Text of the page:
Flooded with complaints of inflated bills, the Delhi Electricity Regulatory Commission may examine making certain adjustments in power tariff structure to bring some relief to the consumers.
DERC chairman PD Sudhakar said the regulator has received large number of petitions demanding review of tariff slabs and soon the process to examine the issue will begin.
Effecting a 26% hike in tariff for domestic consumers in June, the DERC had abolished the slab of 200-400 units, resulting in a 33% hike in electricity bills of consumers whose consumption exceed 200 units.
Now, if the monthly consumption goes above 200 units then a consumer would be charged Rs. 4.80 per unit for the entire consumption as against previous arrangement of different rates for first 200 units and the next 200 units.
The charges for consumption up to 200 units is much lower than the consumption between 200 and 400 units.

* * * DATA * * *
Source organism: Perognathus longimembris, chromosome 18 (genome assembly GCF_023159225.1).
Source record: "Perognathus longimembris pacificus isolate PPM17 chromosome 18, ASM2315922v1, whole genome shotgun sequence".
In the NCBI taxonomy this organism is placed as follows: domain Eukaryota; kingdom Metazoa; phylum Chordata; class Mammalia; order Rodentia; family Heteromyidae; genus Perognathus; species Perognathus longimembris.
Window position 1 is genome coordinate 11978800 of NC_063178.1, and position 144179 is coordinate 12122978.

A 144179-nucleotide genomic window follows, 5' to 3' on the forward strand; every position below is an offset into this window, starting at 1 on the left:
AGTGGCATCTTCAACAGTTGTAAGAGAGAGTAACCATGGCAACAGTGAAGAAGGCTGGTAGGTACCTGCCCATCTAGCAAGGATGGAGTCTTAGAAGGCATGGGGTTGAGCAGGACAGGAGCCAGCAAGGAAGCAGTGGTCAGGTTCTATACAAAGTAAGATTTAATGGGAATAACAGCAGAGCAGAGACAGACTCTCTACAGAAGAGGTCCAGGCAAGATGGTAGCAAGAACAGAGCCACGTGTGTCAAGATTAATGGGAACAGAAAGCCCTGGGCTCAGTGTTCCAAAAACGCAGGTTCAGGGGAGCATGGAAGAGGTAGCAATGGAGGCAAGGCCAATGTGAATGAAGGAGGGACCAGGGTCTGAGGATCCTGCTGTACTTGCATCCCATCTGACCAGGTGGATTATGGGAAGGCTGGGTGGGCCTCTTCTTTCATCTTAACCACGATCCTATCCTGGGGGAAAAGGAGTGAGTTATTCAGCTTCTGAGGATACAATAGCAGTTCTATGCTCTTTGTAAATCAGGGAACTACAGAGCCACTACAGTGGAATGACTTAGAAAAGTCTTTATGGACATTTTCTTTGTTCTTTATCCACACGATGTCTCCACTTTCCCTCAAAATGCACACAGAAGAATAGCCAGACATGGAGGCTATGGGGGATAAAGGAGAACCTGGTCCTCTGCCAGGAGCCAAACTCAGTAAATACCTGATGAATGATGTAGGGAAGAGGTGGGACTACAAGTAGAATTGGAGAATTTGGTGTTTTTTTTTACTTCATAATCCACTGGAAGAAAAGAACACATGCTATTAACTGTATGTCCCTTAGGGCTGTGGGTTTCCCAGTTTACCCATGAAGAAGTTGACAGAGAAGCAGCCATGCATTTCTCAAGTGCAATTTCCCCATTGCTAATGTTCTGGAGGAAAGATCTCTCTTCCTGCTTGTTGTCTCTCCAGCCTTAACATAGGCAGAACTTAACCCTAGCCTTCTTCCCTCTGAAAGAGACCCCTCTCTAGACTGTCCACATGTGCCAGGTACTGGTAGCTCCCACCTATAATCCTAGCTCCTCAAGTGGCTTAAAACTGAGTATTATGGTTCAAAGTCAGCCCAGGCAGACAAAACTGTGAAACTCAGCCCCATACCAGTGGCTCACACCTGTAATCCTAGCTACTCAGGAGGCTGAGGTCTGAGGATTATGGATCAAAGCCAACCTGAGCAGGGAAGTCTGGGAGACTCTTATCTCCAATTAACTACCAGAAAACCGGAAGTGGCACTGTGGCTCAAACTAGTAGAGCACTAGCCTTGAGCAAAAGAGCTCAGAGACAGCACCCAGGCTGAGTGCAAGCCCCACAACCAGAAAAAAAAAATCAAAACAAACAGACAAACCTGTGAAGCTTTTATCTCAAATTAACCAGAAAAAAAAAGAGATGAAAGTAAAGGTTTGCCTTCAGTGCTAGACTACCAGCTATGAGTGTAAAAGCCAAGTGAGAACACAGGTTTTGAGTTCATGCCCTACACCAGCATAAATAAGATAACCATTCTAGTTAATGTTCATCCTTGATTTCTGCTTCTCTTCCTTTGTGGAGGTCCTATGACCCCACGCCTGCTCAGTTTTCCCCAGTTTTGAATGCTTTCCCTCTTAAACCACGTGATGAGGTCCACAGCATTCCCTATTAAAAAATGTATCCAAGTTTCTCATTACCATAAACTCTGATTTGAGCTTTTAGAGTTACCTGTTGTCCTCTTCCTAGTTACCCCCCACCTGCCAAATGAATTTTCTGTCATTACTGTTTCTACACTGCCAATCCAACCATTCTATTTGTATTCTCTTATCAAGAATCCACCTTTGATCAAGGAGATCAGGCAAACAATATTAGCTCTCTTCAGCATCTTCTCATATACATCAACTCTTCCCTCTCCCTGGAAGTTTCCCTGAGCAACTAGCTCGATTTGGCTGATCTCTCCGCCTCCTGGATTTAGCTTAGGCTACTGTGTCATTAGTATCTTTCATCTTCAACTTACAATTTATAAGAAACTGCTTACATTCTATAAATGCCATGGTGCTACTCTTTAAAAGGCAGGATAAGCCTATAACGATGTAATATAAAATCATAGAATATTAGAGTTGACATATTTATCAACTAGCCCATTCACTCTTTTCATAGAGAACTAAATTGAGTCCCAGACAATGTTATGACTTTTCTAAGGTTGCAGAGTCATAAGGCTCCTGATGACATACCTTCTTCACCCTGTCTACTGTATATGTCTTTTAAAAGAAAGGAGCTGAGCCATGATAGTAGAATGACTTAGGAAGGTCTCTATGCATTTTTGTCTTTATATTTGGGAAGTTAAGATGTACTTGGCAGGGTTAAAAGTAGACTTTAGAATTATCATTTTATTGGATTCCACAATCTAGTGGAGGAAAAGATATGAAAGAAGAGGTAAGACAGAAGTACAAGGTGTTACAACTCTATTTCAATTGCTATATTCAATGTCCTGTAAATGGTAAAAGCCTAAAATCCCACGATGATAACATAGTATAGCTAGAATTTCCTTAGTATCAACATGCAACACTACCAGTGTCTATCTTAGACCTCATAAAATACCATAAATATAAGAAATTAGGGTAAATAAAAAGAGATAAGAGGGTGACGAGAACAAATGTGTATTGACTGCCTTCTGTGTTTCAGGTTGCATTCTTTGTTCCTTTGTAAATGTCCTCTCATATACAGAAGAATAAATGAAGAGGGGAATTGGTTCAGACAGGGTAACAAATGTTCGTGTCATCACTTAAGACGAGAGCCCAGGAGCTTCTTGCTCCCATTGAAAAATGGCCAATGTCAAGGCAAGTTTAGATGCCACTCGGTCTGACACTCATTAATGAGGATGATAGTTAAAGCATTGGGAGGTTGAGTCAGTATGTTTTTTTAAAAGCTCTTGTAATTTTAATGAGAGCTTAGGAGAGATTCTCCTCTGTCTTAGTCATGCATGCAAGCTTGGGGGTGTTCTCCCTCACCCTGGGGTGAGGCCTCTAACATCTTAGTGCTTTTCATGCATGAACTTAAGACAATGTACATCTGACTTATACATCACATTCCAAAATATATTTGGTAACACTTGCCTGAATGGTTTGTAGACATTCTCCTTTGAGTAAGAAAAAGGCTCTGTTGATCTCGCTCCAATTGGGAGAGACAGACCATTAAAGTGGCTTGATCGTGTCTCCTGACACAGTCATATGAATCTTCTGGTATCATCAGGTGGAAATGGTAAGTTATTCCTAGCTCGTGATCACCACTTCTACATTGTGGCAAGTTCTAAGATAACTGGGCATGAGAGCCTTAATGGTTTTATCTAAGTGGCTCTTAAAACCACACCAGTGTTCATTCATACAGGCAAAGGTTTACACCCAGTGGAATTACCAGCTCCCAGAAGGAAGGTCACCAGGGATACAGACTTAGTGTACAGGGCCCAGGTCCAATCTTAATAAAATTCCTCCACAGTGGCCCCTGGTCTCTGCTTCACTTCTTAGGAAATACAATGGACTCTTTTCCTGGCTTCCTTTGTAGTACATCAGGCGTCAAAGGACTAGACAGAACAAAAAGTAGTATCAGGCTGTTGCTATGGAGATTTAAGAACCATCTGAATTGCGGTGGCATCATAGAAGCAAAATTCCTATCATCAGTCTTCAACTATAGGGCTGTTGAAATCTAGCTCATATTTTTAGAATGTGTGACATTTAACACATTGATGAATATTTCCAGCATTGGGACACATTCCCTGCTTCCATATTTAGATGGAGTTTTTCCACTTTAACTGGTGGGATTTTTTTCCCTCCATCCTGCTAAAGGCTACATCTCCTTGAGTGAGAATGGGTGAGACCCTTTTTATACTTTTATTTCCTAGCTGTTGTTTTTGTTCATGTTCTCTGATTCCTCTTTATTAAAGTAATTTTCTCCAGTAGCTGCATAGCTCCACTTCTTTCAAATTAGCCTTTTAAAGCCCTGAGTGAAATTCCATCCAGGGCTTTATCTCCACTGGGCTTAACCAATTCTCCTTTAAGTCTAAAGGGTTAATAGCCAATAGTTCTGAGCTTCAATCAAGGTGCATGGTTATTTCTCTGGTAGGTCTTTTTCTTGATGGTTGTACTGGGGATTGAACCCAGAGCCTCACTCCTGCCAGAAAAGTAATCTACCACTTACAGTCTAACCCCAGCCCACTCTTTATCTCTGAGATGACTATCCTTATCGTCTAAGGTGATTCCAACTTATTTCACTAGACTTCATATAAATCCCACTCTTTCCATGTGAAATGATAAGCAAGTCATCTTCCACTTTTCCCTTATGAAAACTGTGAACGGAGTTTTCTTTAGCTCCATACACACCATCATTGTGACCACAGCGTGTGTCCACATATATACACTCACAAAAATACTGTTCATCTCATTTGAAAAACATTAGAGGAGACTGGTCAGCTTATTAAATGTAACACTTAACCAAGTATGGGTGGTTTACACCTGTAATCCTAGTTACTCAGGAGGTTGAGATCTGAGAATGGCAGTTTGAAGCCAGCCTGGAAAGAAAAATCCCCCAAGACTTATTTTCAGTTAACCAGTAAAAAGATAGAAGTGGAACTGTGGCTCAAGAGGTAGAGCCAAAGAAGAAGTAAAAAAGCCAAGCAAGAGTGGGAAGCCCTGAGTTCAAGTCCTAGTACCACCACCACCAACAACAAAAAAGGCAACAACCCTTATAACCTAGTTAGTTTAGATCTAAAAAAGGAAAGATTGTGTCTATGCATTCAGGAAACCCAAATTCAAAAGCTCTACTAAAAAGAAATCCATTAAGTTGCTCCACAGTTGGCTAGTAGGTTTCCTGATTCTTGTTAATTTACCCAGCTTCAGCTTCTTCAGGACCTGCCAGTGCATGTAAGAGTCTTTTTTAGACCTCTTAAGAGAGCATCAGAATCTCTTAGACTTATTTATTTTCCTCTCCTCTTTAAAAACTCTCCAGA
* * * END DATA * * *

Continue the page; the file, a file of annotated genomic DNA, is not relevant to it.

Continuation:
"We have received petitions demanding review of the slabs. We will carry out hearing on the issue," Sudhakar said.
Following abolition of the 200-400 slab, the power bills of residents whose monthly consumption exceeds 200 units have gone up significantly as a separate category of 0-400 unit was introduced.
A domestic consumer is now charged Rs. 3.70 per unit for first 200 units of power instead of earlier Rs. 3. Consumers having a monthly usage of up to 400 units are charged Rs. 4.80 per unit.
At a public hearing in DERC on Friday, a number of Resident Welfare Associations demanded review of the existing slabs to provide relief to the consumers.
"We have demanded that slabs such as 0-50 units, 0-100 units, 100-200 units, 200-400 units are introduced to provide relief to consumers," said Rajiv Kakria, chairman of GK-I RWA.
The RWAs also strongly opposed to the draft Delhi Electricity Supply Code and Performance Standards Regulations 2012 being brought by the DERC to ensure improvement in functioning of the power distribution companies.
"It is an eyewash as this draft touches only peripheral issues as it left out key points of performance standards and the rotten infrastructure," said Kakria.